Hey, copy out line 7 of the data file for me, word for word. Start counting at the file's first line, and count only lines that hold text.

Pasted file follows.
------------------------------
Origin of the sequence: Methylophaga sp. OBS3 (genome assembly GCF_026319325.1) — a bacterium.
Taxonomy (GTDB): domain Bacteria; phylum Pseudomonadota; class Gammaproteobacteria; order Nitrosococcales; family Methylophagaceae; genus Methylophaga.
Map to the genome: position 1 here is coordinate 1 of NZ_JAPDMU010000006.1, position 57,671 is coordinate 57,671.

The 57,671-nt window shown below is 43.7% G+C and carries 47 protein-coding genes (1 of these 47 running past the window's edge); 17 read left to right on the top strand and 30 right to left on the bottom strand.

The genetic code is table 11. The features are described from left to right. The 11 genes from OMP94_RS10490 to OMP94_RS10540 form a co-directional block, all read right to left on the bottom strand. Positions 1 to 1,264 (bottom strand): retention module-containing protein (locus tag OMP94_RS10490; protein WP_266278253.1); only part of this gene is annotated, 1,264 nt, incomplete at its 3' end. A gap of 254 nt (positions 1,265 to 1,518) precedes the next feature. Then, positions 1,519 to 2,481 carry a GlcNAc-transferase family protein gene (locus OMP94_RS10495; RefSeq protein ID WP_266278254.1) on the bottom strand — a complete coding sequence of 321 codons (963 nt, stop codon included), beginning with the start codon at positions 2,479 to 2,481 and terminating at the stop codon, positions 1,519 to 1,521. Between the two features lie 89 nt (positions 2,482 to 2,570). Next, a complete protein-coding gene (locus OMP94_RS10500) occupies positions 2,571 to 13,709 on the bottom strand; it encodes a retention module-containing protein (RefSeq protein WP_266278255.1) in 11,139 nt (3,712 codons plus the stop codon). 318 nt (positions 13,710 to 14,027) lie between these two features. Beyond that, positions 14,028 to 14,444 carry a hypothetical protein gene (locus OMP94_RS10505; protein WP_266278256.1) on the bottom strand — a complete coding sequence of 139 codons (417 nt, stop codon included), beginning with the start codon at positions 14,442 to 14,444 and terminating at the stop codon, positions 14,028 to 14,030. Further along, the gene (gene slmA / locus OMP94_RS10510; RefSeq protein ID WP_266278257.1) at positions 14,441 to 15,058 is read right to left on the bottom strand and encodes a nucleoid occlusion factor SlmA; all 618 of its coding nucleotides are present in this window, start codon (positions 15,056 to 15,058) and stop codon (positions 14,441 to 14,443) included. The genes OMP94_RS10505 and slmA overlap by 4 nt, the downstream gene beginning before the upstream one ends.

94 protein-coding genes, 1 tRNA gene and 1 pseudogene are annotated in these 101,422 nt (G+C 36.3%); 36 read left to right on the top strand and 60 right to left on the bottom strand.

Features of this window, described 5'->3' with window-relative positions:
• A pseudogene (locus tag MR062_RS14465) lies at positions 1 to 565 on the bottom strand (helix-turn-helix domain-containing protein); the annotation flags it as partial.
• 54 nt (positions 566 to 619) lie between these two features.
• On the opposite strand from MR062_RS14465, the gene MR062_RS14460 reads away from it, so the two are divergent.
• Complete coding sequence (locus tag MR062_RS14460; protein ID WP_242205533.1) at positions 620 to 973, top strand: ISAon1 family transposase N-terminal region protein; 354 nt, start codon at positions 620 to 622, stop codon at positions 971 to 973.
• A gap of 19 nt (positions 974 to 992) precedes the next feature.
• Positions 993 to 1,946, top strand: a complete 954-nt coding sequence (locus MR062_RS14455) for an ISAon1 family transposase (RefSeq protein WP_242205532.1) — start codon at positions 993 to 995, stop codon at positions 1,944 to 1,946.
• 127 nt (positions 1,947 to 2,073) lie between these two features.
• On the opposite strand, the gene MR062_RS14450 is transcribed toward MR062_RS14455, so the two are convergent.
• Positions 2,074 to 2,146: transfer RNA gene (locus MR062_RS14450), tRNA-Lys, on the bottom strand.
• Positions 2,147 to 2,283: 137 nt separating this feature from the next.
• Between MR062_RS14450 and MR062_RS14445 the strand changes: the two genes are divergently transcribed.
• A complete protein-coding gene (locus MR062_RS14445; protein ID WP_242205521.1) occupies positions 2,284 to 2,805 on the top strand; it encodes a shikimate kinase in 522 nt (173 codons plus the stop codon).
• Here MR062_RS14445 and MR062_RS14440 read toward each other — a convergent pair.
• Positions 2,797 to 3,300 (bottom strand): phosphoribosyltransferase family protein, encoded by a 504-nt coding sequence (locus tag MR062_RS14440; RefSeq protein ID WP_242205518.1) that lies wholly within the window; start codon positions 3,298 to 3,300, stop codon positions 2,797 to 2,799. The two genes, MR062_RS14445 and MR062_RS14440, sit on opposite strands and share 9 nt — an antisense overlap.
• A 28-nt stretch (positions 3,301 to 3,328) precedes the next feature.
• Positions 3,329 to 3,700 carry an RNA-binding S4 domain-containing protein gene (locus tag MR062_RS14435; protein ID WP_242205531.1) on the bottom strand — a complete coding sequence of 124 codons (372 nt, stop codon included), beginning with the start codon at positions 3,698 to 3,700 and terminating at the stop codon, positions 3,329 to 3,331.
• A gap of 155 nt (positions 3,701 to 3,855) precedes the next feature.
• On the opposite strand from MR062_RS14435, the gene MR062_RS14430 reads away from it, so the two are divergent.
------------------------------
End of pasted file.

Features of this window, described 5'->3' with window-relative positions: